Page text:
There is an aphorism that every person has a novel in them. There perhaps should be a new aphorism that every novelist also has a post-apocalyptic or dystopian novel in them. Plenty of ‘mainstream’ novelists have tried this genre on recently (most with limited success) including Derek Miller (Radio Life), Robert Harris (The Second Sleep), Inga Simpson (The Last Woman in the World) and Noah Hawley (Anthem). For Tom Rob Smith, known for his series of historical Russian thrillers which started with his breakout debut Child 44, that novel is Cold People.
Cold People opens with a couple of historical vignettes about Antarctica before moving to the present day. Medical student Liza is on holiday with her family in Portugal where she meets-cute local fisherman Atto. The two form an instant bond which is immediately tested when aliens arrive in the skies and give humanity an ultimatum: humankind has 30 days to migrate to Antarctica or die. The bulk of the narrative is the story of this journey and then of the survivors, twenty years on from this event, eking out an existence on the most inhospitable continent on Earth and trying to find new ways to survive. About two thirds of the way through this section the narrative becomes something else again.
It is hard to know what to make of Cold People. The narrative rarely stays with one character long enough for readers to become invested. Every character is introduced with the story of how they survived the invasion. So that even close to the end of the book, Smith is still introducing new characters with multi-page backstories about the day of the invasion before moving back to the action. The premise of an alien invasion is never really explored, the aliens are never seen and the reason for sending humankind to Antarctica is only ever assumed. It is the deus ex machina that drives the plot but to no particular end.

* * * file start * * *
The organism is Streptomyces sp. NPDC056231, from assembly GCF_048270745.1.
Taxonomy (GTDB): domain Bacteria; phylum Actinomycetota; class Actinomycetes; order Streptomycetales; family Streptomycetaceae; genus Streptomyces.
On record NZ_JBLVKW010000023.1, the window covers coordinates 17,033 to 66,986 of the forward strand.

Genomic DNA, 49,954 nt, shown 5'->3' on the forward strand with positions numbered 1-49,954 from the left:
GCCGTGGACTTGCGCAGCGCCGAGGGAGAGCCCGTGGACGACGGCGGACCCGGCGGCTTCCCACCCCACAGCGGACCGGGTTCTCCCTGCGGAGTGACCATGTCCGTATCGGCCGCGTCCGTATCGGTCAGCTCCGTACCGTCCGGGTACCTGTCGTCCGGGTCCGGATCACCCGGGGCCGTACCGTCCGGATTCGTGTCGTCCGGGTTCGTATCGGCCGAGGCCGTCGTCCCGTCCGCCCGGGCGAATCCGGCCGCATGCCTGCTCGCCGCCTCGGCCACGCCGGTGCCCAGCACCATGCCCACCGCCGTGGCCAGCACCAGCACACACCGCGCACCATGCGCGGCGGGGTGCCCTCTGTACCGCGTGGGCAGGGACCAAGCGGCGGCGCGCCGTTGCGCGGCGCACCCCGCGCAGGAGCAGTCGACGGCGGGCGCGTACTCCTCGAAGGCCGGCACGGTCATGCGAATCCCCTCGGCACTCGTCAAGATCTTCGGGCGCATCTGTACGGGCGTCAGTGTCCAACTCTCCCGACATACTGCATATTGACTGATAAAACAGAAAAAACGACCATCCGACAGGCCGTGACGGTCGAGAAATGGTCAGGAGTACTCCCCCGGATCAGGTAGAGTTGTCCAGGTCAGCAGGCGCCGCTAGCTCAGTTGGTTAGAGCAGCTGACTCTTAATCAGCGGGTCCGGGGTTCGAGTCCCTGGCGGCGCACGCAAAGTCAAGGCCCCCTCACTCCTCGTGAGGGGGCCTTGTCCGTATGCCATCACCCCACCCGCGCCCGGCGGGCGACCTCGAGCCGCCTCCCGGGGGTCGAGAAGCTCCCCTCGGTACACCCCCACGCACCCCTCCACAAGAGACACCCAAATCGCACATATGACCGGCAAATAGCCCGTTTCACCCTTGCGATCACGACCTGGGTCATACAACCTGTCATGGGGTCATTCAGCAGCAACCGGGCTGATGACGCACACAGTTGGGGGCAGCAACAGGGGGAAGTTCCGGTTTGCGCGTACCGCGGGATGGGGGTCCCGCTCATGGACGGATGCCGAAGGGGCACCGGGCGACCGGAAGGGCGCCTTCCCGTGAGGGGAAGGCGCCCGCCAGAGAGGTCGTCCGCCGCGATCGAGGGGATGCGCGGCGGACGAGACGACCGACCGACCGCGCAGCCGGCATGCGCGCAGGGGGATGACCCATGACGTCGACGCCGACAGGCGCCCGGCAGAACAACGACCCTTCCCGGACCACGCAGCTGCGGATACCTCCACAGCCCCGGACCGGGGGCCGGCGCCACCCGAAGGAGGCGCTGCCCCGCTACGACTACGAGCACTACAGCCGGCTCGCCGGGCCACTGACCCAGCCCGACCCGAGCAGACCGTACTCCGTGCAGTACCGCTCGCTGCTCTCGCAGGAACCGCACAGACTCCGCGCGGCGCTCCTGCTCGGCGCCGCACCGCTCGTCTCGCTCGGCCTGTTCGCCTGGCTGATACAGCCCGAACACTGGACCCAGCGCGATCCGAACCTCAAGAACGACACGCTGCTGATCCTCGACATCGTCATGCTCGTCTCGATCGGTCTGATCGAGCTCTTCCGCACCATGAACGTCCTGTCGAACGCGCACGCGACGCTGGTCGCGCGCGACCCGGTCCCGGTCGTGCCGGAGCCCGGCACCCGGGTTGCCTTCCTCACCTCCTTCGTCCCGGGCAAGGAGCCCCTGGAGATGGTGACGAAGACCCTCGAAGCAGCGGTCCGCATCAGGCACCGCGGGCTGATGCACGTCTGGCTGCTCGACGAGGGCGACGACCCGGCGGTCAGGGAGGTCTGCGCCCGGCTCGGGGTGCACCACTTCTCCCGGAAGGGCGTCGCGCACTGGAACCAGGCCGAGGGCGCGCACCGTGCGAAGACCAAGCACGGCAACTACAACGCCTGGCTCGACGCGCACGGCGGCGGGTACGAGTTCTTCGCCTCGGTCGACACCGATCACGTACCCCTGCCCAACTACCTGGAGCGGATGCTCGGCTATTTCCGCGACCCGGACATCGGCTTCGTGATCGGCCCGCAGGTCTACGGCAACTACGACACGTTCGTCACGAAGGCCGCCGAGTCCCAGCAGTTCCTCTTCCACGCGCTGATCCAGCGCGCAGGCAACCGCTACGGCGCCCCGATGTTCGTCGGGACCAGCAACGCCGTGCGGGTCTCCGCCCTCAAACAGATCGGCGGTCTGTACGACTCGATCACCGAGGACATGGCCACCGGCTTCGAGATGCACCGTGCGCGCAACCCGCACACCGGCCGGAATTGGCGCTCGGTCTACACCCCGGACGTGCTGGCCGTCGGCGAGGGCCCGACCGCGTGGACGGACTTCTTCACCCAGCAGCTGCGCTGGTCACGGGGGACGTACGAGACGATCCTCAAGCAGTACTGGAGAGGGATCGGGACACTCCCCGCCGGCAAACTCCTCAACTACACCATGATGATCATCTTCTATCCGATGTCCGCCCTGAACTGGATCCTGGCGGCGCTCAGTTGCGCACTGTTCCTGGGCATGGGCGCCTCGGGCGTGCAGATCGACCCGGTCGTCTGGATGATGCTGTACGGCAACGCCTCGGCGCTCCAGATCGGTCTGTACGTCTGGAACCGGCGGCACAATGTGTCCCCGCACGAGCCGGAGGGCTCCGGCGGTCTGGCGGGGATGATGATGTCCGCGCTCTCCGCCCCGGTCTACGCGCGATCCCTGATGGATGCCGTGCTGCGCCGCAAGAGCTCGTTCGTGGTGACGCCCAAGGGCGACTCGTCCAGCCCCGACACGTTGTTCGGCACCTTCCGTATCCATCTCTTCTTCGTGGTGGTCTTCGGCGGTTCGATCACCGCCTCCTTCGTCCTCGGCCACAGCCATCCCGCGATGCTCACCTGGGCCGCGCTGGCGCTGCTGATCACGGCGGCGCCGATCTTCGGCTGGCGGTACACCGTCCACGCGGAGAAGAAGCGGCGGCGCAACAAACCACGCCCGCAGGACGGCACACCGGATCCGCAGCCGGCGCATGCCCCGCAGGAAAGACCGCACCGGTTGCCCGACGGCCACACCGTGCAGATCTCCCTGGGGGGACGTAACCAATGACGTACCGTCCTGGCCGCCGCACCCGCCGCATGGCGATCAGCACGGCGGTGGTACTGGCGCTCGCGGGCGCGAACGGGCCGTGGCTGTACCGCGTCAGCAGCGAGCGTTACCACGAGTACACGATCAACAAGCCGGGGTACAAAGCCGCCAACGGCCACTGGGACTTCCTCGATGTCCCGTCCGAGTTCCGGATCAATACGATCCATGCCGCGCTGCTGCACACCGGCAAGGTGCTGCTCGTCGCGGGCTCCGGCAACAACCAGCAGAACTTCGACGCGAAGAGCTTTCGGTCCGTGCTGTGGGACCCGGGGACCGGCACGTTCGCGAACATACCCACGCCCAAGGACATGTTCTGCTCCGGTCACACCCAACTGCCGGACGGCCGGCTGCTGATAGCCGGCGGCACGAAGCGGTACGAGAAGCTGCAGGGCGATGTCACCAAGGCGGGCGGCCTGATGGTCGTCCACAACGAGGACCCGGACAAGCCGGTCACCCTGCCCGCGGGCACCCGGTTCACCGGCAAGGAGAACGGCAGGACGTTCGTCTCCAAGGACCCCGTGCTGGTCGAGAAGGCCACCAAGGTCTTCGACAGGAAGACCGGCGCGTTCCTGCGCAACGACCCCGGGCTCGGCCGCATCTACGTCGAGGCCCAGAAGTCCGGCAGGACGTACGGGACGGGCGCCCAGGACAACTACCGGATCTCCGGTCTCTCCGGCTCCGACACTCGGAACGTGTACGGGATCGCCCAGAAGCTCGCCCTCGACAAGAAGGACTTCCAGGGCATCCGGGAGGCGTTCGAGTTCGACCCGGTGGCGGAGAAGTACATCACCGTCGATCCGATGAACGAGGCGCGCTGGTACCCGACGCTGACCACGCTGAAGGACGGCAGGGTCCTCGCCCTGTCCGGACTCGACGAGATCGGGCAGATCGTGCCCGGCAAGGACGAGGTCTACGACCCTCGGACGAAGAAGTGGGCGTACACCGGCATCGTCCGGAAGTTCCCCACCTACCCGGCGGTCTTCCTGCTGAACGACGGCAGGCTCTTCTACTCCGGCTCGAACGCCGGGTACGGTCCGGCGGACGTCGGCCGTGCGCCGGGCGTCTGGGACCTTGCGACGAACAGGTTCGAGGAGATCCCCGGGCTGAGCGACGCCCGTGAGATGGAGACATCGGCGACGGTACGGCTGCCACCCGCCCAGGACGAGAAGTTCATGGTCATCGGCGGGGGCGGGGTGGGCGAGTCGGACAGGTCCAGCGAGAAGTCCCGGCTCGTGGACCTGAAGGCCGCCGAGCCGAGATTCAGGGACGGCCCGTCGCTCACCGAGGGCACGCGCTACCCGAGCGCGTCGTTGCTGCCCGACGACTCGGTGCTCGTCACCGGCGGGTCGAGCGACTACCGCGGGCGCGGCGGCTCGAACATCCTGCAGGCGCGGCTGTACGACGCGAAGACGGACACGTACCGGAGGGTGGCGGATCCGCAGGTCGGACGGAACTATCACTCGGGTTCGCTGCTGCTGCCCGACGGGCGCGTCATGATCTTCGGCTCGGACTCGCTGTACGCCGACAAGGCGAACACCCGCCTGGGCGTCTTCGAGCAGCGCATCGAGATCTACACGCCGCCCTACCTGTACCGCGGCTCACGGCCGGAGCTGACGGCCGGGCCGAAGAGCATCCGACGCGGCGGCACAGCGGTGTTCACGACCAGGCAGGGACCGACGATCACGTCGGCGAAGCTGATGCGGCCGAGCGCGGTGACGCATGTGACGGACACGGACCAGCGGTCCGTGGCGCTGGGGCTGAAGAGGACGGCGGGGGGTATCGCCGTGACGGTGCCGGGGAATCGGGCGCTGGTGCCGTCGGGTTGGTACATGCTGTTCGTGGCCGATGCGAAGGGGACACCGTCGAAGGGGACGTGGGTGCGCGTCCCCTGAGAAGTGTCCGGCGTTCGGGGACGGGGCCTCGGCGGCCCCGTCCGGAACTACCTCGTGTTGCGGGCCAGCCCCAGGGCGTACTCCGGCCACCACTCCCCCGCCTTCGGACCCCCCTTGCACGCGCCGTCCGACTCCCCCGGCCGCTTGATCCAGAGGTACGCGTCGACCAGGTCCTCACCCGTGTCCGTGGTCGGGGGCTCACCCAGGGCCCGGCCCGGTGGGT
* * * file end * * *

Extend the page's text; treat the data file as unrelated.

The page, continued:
If Cold People is about anything it is an exploration of humanity’s will to survive. In particular, what steps we might take if pushed, literally to an extreme. And what then happens when the cure might be worse than the disease. But it is unclear why the whole alien invasion was required. If this was the story Smith wanted to tell there were possibly more elegant and less contrived ways of getting there. In his short story Beneath Sunlit Shallows (found in the recent collection Flight from the Ages) science fiction author Derek Künsken provides a much more economical, nuanced and effective exploration of this issue.
In the end though, where Cold People falls down is in its failure to deliver an engaging, propulsive narrative to drive its ideas. Smith has shown he can write thrillers but he brings none of those techniques to Cold People which is heavy on exposition and light on surprises or revelations.